I pass dead people

From our place of temporary abode in Winterport to my place of work in Ellsworth and back again - that is how I spend 2 hours of each workday. I've never had a commute that long before, and it certainly has made me anxious to move into the new house, which will cut that commute to about 10 minutes. In spite of that, a long commute does provide me with some reflection time.

I pass two cemeteries on this commute. Back in Tennessee, it seemed like there were cemeteries around every corner, but up here in Maine they are few in number, probably because cremation is very popular here.

Cemeteries have always fascinated me; I'm not sure why. In one way, because of my spiritual beliefs that the body is only the temporary holding place of the spirit, a cemetery is insignificant. It's just a repository. But in another way, the symbolism is too strong to ignore. I pass dead people and they talk to me.

Lest you think I've lapsed into schizophrenia, I want to emphasize that I'm not actually hearing voices. But the dead do speak to me, reminding me of life's fragility. They encourage me to keep my priorities straight. They urge me to make my life fulfilling while I can. They remind me that all this can change in an instant. There's nothing like death to get one to thinking about life.


A desire for peace and simplicity is an admirable goal, of course. But, as every gift has a corresponding curse, I have found that to be so in my movement to simplicity. Specifically, I have been battling the demon of judgmentalism.

I guess that kind of thing can happen with a lot of other life changes. You give up smoking, and you get upset with smokers. You lose weight, and have no tolerance for overweight people. You go the simplicity route, and - yes - you find yourself looking with disdain on the Hummers and mansions and every other evidence of overconsumption.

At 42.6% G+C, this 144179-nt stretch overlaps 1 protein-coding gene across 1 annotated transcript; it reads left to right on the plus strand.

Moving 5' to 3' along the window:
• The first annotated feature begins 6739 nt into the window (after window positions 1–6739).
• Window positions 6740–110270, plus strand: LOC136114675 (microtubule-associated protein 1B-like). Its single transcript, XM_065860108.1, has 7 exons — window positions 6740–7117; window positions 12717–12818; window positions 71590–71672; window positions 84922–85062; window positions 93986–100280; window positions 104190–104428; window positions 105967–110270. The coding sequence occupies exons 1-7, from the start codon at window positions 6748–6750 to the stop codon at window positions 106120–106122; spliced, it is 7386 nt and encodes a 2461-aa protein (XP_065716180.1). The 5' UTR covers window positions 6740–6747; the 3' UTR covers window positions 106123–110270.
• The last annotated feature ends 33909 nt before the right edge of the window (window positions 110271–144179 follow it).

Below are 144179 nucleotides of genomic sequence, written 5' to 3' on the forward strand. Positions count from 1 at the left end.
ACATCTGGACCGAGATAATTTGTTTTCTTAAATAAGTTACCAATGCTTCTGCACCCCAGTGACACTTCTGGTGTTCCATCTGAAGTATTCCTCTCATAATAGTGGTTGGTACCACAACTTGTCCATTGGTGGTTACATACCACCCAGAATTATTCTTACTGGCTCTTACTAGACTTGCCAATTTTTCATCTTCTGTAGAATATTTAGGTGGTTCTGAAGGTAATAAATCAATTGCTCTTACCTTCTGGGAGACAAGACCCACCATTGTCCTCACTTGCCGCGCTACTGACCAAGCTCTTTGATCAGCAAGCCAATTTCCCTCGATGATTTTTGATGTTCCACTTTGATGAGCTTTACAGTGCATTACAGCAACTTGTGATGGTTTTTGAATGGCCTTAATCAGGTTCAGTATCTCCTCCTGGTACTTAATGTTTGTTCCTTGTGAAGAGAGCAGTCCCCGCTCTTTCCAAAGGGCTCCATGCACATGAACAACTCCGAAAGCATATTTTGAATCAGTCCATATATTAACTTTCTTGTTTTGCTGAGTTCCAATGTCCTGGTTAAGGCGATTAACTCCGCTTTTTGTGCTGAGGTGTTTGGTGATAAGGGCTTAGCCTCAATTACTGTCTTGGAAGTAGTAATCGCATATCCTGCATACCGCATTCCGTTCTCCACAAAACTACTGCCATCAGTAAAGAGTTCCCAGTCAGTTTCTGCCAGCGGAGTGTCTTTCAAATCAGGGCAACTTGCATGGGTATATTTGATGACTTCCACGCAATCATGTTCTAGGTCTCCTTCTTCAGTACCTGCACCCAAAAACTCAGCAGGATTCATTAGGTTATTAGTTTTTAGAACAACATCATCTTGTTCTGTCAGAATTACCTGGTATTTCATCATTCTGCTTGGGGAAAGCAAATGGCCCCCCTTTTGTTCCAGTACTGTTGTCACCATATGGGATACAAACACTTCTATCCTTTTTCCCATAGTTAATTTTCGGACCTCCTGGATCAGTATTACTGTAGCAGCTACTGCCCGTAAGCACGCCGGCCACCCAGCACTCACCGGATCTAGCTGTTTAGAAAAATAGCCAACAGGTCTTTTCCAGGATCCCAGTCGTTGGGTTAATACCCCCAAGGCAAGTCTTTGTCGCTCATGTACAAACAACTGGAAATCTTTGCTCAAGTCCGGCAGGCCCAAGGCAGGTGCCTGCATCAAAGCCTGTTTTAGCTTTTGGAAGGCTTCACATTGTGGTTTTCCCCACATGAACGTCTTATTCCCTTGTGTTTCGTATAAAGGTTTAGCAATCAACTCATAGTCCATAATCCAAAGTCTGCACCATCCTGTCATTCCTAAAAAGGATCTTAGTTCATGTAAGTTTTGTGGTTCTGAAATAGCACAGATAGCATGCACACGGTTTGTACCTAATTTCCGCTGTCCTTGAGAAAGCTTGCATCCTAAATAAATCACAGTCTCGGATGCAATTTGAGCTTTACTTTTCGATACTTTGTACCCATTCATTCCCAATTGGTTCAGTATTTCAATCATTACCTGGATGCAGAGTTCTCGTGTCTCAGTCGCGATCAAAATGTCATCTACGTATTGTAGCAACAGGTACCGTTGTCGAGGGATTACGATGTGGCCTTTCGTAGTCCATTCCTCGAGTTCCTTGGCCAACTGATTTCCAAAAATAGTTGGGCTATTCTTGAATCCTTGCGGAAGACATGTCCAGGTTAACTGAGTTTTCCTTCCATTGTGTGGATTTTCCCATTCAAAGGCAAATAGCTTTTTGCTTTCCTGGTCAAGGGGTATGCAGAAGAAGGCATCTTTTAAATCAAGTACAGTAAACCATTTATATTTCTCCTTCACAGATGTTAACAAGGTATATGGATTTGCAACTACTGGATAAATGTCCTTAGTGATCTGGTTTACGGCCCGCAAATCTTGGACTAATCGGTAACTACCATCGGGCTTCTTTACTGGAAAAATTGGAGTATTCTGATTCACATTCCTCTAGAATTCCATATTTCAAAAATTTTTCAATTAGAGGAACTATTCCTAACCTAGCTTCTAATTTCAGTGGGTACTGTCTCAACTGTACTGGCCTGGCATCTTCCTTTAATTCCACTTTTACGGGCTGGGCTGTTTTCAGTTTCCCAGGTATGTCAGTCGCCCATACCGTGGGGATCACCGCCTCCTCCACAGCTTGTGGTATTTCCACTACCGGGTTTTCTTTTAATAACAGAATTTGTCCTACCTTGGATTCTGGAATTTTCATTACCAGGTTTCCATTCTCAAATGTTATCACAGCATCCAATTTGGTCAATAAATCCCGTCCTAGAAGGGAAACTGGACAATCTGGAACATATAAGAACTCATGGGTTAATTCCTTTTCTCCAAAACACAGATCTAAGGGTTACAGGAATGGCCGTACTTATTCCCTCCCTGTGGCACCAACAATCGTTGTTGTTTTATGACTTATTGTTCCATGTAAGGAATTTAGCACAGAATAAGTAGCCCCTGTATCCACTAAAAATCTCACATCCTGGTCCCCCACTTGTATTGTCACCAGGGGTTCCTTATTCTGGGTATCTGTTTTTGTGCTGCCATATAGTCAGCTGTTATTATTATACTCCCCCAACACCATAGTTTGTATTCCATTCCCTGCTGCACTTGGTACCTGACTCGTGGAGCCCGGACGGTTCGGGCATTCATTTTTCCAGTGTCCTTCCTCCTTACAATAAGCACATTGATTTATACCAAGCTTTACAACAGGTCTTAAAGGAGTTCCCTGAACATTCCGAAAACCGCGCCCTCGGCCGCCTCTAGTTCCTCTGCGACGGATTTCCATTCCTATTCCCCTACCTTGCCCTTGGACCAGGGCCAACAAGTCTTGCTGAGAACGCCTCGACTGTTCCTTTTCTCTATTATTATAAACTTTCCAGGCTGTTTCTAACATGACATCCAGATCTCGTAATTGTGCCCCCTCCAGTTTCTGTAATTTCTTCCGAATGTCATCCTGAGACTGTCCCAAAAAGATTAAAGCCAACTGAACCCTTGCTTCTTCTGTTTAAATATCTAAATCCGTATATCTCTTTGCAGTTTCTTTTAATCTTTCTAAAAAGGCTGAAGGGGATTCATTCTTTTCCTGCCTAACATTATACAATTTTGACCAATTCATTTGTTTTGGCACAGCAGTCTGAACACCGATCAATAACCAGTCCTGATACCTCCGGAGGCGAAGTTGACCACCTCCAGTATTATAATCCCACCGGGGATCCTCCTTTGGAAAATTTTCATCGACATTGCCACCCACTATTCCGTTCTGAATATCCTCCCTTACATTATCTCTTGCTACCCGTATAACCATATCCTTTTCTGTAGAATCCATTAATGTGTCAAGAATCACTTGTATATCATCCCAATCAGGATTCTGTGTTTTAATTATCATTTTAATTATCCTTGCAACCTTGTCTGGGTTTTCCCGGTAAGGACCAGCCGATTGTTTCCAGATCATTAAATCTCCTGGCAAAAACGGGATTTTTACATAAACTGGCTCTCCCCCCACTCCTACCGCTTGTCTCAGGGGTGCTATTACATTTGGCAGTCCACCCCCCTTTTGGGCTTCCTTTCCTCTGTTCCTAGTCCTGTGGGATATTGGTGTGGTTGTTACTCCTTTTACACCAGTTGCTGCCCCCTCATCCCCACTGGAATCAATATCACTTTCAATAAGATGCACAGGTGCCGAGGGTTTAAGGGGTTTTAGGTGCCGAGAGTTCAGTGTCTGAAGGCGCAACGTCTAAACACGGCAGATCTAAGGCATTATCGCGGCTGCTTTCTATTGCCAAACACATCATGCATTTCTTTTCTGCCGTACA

I was driving home yesterday, listening to a local radio station playing 24/7 Christmas music. During the break, the announcer reminded everyone that their DJs were temporarily living in a truck outside the Bangor mall, collecting food and money to distribute to the poor this Thanksgiving. Immediately after the break came an ad for plastic surgery. Not plastic surgery to fix gross deformities, but plastic surgery to nip and tuck if you've lost weight but still want to look "toned." The contrast in the two messages was so evident. Some people can't afford to buy food while others can afford all sorts of nonessential "extras" to make their lives more to their liking. I try to start getting my priorities in line, and all of a sudden, those kinds of things seem to jump out at me. I think sometimes it's because they lift a mirror to my lifestyle, past and present, in many ways, and that upsets me. It can be just as hard when you're aging to look in a psychological/spiritual mirror as to look in a physical mirror.

I think it's partly that I'm trying to simplify and partly that I'm getting older, but other things are bothering me more than they ever have. Take grocery carts, for instance. At any given moment in our grocery parking lot, there are 30 or so carts strewn around as if a tornado had been by. The store has those cart drop-off places in several locations, but it doesn't matter. Too many people are unloading their carts and then just leaving them there. How long does it take to push the cart back to the holding place? A minute? Less than a minute? What is the problem? I could understand it if the offenders were old or infirm, but the ones I have seen do this are able-bodied people. What are they thinking? Some of these carts are left to roll around only a few feet from the holding place. They strike parked cars when the wind blows, they block otherwise empty parking spaces - I just can't understand the whole situation.